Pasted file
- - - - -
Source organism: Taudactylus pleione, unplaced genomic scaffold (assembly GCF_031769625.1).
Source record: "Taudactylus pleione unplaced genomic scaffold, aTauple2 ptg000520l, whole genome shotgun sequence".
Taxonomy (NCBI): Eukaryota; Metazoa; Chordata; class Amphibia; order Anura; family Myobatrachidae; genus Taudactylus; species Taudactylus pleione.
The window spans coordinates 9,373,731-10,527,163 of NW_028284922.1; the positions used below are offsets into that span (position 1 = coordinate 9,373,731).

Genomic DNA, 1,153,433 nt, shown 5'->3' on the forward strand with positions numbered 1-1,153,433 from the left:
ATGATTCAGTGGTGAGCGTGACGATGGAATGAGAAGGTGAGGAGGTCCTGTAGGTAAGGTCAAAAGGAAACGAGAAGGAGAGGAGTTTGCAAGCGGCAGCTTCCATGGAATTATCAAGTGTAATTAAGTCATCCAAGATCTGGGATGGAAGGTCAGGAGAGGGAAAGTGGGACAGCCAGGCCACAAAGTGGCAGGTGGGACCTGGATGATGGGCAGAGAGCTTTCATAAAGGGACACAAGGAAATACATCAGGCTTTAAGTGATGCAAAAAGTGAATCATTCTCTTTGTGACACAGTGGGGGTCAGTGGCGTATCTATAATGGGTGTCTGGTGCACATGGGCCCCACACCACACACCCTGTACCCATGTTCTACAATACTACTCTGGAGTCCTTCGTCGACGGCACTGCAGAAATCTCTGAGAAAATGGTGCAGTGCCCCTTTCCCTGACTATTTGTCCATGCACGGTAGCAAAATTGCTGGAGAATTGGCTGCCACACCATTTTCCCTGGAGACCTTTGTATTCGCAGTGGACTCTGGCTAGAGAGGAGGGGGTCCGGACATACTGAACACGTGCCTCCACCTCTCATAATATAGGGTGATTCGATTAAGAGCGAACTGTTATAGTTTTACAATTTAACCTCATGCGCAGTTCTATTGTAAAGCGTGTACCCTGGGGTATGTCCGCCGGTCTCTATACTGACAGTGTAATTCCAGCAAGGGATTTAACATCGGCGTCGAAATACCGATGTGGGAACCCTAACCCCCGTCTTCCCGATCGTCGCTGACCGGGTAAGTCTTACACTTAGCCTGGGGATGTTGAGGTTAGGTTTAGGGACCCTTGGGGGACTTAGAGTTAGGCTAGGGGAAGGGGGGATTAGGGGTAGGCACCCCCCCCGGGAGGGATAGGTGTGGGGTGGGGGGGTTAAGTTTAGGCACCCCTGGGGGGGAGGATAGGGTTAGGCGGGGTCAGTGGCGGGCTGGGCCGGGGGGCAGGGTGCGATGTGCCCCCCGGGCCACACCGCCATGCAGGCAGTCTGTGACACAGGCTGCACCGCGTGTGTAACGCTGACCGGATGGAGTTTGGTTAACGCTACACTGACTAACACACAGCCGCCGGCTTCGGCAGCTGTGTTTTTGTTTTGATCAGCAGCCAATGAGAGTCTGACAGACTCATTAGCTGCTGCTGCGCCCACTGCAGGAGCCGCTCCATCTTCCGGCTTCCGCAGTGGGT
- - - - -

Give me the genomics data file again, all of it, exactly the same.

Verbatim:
Source organism: Taudactylus pleione, unplaced genomic scaffold (assembly GCF_031769625.1).
Source record: "Taudactylus pleione unplaced genomic scaffold, aTauple2 ptg000520l, whole genome shotgun sequence".
Taxonomy (NCBI): Eukaryota; Metazoa; Chordata; class Amphibia; order Anura; family Myobatrachidae; genus Taudactylus; species Taudactylus pleione.
The window spans coordinates 9,373,731-10,527,163 of NW_028284922.1; the positions used below are offsets into that span (position 1 = coordinate 9,373,731).

Genomic DNA, 1,153,433 nt, shown 5'->3' on the forward strand with positions numbered 1-1,153,433 from the left:
ATGATTCAGTGGTGAGCGTGACGATGGAATGAGAAGGTGAGGAGGTCCTGTAGGTAAGGTCAAAAGGAAACGAGAAGGAGAGGAGTTTGCAAGCGGCAGCTTCCATGGAATTATCAAGTGTAATTAAGTCATCCAAGATCTGGGATGGAAGGTCAGGAGAGGGAAAGTGGGACAGCCAGGCCACAAAGTGGCAGGTGGGACCTGGATGATGGGCAGAGAGCTTTCATAAAGGGACACAAGGAAATACATCAGGCTTTAAGTGATGCAAAAAGTGAATCATTCTCTTTGTGACACAGTGGGGGTCAGTGGCGTATCTATAATGGGTGTCTGGTGCACATGGGCCCCACACCACACACCCTGTACCCATGTTCTACAATACTACTCTGGAGTCCTTCGTCGACGGCACTGCAGAAATCTCTGAGAAAATGGTGCAGTGCCCCTTTCCCTGACTATTTGTCCATGCACGGTAGCAAAATTGCTGGAGAATTGGCTGCCACACCATTTTCCCTGGAGACCTTTGTATTCGCAGTGGACTCTGGCTAGAGAGGAGGGGGTCCGGACATACTGAACACGTGCCTCCACCTCTCATAATATAGGGTGATTCGATTAAGAGCGAACTGTTATAGTTTTACAATTTAACCTCATGCGCAGTTCTATTGTAAAGCGTGTACCCTGGGGTATGTCCGCCGGTCTCTATACTGACAGTGTAATTCCAGCAAGGGATTTAACATCGGCGTCGAAATACCGATGTGGGAACCCTAACCCCCGTCTTCCCGATCGTCGCTGACCGGGTAAGTCTTACACTTAGCCTGGGGATGTTGAGGTTAGGTTTAGGGACCCTTGGGGGACTTAGAGTTAGGCTAGGGGAAGGGGGGATTAGGGGTAGGCACCCCCCCCGGGAGGGATAGGTGTGGGGTGGGGGGGTTAAGTTTAGGCACCCCTGGGGGGGAGGATAGGGTTAGGCGGGGTCAGTGGCGGGCTGGGCCGGGGGGCAGGGTGCGATGTGCCCCCCGGGCCACACCGCCATGCAGGCAGTCTGTGACACAGGCTGCACCGCGTGTGTAACGCTGACCGGATGGAGTTTGGTTAACGCTACACTGACTAACACACAGCCGCCGGCTTCGGCAGCTGTGTTTTTGTTTTGATCAGCAGCCAATGAGAGTCTGACAGACTCATTAGCTGCTGCTGCGCCCACTGCAGGAGCCGCTCCATCTTCCGGCTTCCGCAGTGGGT